We felt confident we could “do the Vatican” without a guide, as we have been there in other years. Rick Steves said we could do it, and told us how. Go online, he said, and buy tickets with the audio guide. You’ll avoid the lines. We did avoid the lines. We got right in. But Rick neglected to say the devices are like phones, you have to hold them. No earbuds. That doesn’t work for people who like to take pictures (photography is allowed through the Vatican Museum and St. Peter’s Basilica, but not in the Sistine Chapel). So we slogged through the procession (think Africa’s big migration of the herds) without the benefit of our audio guides, but taking lots of pictures.
The Vatican Museum is very large and linear, so you are mostly walking a very long gauntlet, and up and down four flights of stairs. By the time you are done, you are at the Sistine Chapel, the end of the museum. You are hot and tired of jostling and being jostled by the herds of guided tours ahead, behind and around you. You enter the Sistine Chapel and guards move you in one direction. Don’t even think about walking around the chapel to look here and there. You push yourself to a place and plant your tired feet to stand firm and bend your neck and head so that they hurt. Drink in all those fabulous Michelangelo frescoes. You do it until your neck can no longer stand the torture. Then, because Rick Steves told you about the savvy way to leave the chapel (to the right and not the left), you will be dropped right at St. Peter’s Basilica where you will wrap up your visit to the Vatican. But wait.
Rick Steves didn’t tell you that if you rent audio devices, you have to return them. At the beginning of the museum. Once you do that, the only way to the Basilica is to do the museum all over again, or leave the building, leave the Vatican walls and walk all the way around to the front of Vatican Square and finally to the Basilica. Remember, I said it was a very big, linear museum. Herds of wildebeest to get through. We opted to do that. We were relegated to the dreaded Sistine Chapel exit on the left. It was late afternoon, and a museum guard must have been too tired to object, and he let us do an end run against the herd and take an elevator reserved only for disabled people (hey, by this time we feel disabled). We hurried through about half the galleries with this short cut, dodged through the Sistine Chapel and out the door to the right. It was miraculous. There was the Basilica. So immense. So very beautiful. And so easy to get to if you don’t listen to Rick Steves.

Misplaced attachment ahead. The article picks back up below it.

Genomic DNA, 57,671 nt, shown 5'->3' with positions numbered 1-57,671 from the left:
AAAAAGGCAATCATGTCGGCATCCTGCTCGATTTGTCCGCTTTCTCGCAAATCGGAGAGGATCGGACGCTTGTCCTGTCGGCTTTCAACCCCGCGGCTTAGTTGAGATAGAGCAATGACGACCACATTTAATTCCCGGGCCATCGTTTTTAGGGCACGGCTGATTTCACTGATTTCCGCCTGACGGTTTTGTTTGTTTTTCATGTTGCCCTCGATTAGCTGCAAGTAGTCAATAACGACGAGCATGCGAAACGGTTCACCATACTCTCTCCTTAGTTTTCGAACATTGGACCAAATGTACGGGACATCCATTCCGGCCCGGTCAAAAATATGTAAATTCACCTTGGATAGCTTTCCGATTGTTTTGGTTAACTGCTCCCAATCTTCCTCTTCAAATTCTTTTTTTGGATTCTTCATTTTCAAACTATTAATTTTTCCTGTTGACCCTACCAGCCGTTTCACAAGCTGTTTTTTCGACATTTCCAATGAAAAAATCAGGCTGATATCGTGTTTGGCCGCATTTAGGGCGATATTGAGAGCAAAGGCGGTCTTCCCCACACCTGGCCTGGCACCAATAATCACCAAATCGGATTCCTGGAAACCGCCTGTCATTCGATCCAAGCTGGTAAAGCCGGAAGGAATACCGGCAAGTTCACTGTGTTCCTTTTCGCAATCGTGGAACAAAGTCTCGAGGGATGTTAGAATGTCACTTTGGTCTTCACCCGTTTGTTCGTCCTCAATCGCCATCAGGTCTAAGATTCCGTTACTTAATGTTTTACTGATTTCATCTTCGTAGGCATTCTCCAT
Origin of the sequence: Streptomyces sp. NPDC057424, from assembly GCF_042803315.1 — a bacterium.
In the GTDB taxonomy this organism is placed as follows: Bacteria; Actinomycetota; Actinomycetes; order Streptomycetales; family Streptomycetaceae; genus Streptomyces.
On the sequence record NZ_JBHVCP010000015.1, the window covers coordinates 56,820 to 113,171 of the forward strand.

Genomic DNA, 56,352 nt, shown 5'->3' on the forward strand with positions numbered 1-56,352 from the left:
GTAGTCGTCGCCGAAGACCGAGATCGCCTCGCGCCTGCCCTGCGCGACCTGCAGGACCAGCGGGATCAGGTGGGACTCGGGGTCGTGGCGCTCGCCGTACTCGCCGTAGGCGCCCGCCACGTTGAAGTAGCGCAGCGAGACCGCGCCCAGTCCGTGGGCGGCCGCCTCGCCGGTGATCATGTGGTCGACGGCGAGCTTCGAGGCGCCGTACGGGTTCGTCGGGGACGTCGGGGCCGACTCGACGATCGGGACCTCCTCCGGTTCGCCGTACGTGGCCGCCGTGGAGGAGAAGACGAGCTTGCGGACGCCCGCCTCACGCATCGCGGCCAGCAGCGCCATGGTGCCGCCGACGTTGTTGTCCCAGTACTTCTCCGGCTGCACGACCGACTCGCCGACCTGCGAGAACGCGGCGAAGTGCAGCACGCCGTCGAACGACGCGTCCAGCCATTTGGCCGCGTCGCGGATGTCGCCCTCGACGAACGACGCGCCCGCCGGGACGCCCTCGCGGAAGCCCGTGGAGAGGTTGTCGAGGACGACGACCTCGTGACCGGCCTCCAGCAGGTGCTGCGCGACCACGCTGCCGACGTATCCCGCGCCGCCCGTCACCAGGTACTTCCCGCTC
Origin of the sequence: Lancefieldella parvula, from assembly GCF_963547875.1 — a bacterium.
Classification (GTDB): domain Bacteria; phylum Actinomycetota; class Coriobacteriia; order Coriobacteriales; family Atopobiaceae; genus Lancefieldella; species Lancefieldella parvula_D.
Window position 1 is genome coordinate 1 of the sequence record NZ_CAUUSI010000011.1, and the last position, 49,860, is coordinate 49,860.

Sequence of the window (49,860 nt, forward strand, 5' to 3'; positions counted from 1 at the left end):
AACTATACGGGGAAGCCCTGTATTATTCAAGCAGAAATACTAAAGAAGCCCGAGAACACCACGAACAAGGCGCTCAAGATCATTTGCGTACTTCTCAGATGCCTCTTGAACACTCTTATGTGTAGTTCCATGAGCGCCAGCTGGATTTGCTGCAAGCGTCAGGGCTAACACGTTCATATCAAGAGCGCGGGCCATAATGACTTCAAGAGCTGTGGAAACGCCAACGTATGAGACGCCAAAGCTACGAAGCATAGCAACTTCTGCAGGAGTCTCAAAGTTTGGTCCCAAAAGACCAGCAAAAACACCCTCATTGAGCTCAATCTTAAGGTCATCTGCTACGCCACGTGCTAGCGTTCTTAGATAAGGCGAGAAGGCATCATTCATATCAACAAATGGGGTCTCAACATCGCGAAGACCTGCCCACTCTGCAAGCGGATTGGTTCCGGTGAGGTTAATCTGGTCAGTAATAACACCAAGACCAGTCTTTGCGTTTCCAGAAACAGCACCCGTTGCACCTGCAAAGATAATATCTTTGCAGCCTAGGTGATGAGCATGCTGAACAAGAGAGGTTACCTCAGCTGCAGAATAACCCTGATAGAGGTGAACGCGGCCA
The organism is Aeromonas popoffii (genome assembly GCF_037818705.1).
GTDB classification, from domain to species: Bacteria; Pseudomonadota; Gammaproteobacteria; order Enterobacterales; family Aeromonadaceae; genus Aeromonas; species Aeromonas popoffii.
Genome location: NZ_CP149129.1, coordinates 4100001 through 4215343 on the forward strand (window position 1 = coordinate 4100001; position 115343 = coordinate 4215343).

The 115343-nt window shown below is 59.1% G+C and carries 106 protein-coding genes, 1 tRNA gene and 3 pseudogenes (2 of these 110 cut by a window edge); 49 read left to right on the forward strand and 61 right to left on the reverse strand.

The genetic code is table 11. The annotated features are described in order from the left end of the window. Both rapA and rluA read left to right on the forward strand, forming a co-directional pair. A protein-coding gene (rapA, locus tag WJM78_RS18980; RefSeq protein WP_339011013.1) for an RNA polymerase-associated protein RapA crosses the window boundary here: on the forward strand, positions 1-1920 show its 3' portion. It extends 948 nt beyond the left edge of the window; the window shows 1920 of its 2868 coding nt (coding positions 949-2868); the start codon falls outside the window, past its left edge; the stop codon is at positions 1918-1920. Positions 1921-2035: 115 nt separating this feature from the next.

A day trip from Florence took us an hour west in Tuscany to see the Tower of Pisa and the Cathedral of Pisa, of which the tower is its campanile, or bell tower. The cathedral’s construction began in 1064, and set the model for the distinctive Pisan Romanesque style of architecture. The mosaics of the interior, as well as the pointed arches, show a strong Byzantine influence. Construction of the bell tower began in 1173 and took place in three stages over the course of 177 years, with the bell-chamber only added in 1372. Five years after construction began, when the building had reached the third floor level, the weak subsoil and poor foundation led to the building sinking on its south side. The building was left for a century, which allowed the subsoil to stabilize itself and prevented the building from collapsing. In 1272, to adjust the lean of the building, when construction resumed, the upper floors were built with one side taller than the other. The seventh and final floor was added in 1319. By the time the building was completed, the lean was approximately 1 degree, or 2.5 feet from vertical. At its greatest, measured prior to 1990, the lean measured approximately 5.5 degrees. As of 2010, the lean was reduced to approximately 4 degrees. (What would I do without Google?)